If you have abdominal (stomach) pain and changes in bowel habits, you may have a common digestive condition called irritable bowel syndrome (IBS). It can affect people of all ages, but women are usually affected more than men. Because IBS is a chronic condition, there is no cure. However, it is not life-threatening and doesn't typically lead to serious problems. Treatment may include dietary changes, stress reduction, and medications.
What Is Irritable Bowel Syndrome?
Irritable bowel syndrome (IBS) is a chronic digestive condition that interferes with the normal functions of the colon. It is characterized by a group of symptoms, namely crampy abdominal (stomach) pain, bloating, constipation, and diarrhea.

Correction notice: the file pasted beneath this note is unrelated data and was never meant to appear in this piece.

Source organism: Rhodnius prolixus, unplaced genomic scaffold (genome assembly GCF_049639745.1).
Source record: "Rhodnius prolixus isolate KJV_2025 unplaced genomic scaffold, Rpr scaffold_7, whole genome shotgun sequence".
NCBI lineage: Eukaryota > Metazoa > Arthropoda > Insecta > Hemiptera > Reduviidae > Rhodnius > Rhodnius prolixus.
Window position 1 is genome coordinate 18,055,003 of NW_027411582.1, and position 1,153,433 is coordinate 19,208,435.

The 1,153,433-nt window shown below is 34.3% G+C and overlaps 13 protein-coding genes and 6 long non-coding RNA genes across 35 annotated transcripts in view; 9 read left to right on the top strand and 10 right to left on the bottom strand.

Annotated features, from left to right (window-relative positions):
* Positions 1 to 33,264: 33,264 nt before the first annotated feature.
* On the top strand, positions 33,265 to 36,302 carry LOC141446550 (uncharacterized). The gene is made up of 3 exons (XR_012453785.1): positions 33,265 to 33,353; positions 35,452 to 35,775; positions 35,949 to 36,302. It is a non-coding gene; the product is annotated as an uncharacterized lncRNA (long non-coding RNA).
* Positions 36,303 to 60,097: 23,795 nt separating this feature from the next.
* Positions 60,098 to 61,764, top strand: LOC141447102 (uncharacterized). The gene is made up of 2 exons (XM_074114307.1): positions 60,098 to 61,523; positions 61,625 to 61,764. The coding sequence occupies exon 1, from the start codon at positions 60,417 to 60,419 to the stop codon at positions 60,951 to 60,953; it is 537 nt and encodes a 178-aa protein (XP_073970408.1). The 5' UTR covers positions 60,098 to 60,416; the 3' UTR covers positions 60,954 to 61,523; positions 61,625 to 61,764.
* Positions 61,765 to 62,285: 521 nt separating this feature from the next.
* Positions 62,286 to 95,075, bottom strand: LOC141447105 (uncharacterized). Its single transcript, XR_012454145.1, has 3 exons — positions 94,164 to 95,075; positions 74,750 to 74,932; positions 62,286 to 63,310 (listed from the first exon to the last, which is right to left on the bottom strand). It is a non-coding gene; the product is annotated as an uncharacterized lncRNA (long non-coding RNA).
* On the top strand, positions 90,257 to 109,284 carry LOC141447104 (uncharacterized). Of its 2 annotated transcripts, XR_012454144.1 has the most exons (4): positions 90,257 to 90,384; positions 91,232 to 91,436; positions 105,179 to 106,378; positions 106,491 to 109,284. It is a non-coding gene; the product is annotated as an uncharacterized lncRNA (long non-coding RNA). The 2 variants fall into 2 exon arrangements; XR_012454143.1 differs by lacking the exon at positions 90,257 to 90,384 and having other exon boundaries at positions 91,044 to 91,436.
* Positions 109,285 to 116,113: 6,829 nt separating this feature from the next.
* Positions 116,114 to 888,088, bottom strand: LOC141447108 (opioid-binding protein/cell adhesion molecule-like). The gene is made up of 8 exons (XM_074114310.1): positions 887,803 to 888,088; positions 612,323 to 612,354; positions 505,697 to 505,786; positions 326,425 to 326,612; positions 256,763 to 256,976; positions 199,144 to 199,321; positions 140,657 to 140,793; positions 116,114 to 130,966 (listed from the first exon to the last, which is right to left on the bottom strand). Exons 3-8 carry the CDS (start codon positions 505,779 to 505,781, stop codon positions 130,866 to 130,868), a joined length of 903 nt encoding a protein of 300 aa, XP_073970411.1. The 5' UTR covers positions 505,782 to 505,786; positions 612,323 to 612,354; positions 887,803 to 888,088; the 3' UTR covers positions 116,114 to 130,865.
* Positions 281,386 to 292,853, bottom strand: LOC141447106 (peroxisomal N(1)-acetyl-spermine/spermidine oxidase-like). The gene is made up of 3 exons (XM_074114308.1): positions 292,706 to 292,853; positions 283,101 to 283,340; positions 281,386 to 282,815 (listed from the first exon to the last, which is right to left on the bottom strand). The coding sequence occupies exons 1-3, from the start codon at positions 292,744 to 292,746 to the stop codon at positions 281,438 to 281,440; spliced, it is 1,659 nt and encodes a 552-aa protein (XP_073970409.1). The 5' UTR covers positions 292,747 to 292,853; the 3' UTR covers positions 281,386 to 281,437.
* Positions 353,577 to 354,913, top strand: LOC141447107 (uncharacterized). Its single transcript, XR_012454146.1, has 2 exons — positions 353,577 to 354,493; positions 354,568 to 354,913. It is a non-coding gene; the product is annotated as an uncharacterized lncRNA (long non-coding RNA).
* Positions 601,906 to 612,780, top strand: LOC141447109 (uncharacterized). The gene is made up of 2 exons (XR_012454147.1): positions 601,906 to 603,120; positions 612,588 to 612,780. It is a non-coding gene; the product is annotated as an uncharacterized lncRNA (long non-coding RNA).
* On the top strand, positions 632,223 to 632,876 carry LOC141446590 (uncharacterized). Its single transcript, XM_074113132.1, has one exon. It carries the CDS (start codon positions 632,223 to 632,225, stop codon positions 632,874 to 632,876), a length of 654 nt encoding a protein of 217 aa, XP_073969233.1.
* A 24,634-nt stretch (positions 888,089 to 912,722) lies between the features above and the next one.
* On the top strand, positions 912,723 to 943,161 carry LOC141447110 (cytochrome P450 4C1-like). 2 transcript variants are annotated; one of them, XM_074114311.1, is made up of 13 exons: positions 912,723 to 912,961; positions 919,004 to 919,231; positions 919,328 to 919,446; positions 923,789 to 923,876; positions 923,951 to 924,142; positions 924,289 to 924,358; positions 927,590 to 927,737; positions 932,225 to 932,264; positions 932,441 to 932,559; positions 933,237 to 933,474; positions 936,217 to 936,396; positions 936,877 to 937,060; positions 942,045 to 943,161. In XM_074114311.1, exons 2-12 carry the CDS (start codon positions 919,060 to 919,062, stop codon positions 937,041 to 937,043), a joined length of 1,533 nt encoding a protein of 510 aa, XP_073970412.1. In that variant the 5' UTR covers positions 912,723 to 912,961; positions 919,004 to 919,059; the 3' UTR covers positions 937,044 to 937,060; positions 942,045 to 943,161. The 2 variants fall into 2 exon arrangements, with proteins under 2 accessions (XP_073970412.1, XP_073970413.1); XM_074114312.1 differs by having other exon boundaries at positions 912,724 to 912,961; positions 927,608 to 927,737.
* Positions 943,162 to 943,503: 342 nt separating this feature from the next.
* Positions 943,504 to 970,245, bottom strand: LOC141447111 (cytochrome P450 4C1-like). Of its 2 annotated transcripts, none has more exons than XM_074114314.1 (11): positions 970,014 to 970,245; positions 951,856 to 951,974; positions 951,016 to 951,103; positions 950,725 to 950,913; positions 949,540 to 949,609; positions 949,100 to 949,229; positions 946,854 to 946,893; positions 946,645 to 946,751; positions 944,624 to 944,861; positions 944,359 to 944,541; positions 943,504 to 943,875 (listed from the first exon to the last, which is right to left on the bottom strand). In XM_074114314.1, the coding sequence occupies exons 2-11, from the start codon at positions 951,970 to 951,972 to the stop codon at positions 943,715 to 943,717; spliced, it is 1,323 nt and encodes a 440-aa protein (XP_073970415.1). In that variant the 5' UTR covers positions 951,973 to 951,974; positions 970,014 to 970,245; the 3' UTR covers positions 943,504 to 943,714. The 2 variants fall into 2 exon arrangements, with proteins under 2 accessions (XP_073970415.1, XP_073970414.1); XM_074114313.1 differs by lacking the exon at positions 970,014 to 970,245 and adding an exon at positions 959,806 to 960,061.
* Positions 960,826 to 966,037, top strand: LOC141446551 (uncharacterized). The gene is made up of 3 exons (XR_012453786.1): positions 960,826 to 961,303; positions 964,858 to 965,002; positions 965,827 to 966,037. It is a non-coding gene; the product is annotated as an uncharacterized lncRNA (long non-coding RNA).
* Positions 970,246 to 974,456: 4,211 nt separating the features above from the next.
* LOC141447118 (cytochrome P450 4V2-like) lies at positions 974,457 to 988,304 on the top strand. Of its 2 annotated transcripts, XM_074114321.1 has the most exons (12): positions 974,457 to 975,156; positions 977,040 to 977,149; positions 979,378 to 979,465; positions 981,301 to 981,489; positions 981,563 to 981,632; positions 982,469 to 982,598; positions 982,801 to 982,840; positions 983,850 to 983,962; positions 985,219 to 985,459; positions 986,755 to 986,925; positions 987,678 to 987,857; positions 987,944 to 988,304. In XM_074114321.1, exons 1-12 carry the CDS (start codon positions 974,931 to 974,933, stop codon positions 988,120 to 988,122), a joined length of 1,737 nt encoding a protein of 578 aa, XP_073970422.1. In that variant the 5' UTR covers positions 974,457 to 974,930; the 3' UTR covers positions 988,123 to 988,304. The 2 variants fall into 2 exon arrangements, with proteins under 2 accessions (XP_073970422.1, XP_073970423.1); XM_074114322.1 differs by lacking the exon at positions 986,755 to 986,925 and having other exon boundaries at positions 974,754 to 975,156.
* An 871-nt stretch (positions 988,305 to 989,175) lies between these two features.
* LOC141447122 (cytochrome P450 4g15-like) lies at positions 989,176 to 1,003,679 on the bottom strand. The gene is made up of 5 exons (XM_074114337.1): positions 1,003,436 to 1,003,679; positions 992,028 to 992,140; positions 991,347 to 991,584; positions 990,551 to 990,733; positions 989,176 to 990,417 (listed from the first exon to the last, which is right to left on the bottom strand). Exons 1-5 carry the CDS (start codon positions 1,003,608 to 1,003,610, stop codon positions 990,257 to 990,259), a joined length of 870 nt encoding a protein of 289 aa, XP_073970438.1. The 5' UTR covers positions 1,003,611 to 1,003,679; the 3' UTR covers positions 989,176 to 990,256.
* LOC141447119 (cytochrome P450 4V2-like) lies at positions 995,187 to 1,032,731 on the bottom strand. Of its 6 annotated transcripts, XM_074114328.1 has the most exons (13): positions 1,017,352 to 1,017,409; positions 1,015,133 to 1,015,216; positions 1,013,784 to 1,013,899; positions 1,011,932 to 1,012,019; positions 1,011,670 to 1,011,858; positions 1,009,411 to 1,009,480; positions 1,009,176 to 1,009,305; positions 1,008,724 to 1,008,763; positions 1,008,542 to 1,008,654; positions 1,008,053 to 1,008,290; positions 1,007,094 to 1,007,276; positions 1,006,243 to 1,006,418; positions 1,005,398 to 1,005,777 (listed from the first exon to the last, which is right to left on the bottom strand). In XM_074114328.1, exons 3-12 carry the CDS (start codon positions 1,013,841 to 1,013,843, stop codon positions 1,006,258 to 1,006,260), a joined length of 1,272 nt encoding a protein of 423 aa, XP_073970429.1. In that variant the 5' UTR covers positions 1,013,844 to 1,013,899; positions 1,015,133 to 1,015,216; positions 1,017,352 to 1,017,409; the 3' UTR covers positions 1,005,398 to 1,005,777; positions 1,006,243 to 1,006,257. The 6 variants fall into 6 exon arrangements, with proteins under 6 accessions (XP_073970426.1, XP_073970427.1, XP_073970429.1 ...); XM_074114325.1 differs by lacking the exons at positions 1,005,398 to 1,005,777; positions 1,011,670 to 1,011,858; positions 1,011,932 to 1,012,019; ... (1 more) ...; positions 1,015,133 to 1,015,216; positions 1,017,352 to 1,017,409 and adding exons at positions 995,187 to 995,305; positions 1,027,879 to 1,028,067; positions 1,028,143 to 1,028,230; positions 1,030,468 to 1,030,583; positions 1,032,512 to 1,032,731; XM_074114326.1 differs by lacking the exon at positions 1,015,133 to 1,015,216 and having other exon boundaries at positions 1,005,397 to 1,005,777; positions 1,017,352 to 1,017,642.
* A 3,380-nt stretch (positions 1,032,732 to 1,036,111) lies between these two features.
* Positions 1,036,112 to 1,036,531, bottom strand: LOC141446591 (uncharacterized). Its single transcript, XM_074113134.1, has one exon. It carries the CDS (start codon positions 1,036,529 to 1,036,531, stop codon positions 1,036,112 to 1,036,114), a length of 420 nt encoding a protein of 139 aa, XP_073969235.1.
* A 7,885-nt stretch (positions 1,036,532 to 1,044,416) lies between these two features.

IBS affects up to 20 percent of the population, making it one of the most common conditions diagnosed by healthcare providers. It is also the second most common reason that people miss work (behind the common cold).
Irritable bowel syndrome affects people of all ages -- even children (see Irritable Bowel Syndrome in Children). Women are usually affected two to three times more often than men. Symptoms often appear around age 20.
Causes of IBS
The exact cause of irritable bowel syndrome is not known. Scientists continue to study genetics, the environment, and the immune system looking for answers.
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